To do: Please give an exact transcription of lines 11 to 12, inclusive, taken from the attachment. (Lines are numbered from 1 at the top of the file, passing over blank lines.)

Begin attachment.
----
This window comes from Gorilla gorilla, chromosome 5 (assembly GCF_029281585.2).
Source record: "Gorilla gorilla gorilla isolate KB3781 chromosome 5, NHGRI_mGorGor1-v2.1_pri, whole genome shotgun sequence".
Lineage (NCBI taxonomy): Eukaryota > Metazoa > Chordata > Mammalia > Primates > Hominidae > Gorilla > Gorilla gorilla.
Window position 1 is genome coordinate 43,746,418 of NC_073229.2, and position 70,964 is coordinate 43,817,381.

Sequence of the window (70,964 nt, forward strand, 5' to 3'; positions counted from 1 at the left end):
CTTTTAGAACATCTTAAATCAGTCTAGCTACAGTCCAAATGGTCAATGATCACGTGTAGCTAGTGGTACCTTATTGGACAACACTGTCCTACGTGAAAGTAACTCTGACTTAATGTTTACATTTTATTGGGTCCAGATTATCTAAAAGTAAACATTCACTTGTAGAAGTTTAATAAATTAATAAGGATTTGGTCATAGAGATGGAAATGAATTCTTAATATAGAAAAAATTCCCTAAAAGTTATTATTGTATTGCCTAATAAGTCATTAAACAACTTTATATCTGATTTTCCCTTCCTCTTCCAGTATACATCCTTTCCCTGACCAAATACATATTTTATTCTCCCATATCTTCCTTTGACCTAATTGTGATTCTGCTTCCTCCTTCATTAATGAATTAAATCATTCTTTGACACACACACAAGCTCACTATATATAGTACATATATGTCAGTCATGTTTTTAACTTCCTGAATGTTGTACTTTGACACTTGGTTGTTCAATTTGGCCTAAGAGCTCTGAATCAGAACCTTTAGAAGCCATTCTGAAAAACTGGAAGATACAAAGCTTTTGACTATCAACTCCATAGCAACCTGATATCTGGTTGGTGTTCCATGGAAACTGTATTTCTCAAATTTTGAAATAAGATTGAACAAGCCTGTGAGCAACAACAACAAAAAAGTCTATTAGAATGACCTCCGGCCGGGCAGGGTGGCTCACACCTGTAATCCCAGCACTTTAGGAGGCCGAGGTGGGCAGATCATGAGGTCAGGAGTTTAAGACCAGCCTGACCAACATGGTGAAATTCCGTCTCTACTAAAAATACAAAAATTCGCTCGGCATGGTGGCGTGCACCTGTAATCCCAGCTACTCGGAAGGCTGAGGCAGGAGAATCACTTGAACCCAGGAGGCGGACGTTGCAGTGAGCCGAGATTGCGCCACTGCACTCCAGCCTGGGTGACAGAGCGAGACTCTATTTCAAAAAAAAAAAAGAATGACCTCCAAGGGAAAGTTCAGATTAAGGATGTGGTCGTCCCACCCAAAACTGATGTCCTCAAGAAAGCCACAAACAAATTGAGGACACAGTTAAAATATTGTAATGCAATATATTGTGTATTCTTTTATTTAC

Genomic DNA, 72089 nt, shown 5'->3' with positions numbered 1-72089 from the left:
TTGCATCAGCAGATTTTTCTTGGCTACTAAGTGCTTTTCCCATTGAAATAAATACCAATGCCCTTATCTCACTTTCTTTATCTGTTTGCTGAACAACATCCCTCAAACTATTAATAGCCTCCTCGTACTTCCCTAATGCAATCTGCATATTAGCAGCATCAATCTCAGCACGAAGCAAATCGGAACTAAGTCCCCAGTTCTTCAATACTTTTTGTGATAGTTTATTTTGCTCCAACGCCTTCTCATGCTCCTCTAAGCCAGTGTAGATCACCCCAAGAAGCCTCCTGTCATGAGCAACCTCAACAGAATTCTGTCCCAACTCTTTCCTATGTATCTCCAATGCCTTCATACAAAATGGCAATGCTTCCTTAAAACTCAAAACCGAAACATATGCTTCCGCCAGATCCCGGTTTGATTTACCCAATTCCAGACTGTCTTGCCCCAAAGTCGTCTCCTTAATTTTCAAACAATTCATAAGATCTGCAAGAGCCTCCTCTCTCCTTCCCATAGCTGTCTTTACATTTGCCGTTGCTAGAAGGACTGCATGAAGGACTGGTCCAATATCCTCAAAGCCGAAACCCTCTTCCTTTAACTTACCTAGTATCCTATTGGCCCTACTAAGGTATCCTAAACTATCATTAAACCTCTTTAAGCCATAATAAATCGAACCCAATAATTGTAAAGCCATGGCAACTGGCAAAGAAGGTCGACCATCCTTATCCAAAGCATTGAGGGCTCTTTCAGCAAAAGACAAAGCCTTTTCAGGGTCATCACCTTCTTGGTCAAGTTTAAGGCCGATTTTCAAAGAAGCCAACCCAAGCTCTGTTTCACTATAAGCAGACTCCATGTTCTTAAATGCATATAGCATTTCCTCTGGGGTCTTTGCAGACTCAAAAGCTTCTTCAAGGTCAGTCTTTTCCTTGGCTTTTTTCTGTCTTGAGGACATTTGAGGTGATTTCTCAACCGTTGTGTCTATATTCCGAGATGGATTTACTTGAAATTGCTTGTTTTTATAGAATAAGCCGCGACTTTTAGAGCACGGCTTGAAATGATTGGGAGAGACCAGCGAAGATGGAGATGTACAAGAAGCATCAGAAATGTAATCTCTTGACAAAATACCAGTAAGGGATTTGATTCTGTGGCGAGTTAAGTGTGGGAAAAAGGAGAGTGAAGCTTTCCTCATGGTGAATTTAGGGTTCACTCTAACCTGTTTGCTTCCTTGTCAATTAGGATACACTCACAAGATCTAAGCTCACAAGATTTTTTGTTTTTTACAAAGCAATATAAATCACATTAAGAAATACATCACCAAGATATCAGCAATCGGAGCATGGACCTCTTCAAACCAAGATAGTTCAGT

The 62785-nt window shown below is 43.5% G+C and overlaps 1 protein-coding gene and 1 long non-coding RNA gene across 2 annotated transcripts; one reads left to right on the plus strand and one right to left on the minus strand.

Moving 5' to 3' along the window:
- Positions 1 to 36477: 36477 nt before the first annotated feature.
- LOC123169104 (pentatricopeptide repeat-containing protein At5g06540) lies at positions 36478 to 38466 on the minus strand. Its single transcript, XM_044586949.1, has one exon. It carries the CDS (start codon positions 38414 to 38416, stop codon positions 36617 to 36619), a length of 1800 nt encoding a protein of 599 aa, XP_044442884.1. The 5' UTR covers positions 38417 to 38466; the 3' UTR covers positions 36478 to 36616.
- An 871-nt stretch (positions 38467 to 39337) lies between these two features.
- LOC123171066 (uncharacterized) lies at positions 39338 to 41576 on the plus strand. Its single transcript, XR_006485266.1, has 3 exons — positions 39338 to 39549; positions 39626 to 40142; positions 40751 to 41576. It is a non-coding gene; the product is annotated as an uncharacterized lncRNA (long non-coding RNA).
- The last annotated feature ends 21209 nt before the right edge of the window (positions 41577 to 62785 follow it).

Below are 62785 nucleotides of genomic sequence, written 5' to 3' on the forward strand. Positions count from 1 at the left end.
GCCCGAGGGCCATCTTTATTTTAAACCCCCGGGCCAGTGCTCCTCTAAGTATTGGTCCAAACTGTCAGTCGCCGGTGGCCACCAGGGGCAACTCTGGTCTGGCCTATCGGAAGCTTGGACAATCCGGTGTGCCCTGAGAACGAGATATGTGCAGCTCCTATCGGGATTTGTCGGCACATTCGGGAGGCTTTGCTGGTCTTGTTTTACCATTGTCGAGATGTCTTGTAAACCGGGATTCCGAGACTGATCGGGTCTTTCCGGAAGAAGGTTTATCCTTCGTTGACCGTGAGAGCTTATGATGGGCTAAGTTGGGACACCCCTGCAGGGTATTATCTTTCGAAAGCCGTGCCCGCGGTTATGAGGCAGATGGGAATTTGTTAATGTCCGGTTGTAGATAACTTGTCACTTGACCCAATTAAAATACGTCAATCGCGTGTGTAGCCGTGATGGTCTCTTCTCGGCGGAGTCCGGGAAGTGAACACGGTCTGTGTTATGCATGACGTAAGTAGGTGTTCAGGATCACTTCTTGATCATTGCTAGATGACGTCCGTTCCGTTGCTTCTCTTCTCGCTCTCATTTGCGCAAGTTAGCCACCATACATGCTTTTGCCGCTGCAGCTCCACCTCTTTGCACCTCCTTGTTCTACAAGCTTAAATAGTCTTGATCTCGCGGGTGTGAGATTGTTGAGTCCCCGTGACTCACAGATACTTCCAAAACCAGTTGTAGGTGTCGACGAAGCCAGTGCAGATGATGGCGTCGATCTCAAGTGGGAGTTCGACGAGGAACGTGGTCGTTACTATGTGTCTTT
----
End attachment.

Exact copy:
- Positions 1 to 36477: 36477 nt before the first annotated feature.
- LOC123169104 (pentatricopeptide repeat-containing protein At5g06540) lies at positions 36478 to 38466 on the minus strand. Its single transcript, XM_044586949.1, has one exon. It carries the CDS (start codon positions 38414 to 38416, stop codon positions 36617 to 36619), a length of 1800 nt encoding a protein of 599 aa, XP_044442884.1. The 5' UTR covers positions 38417 to 38466; the 3' UTR covers positions 36478 to 36616.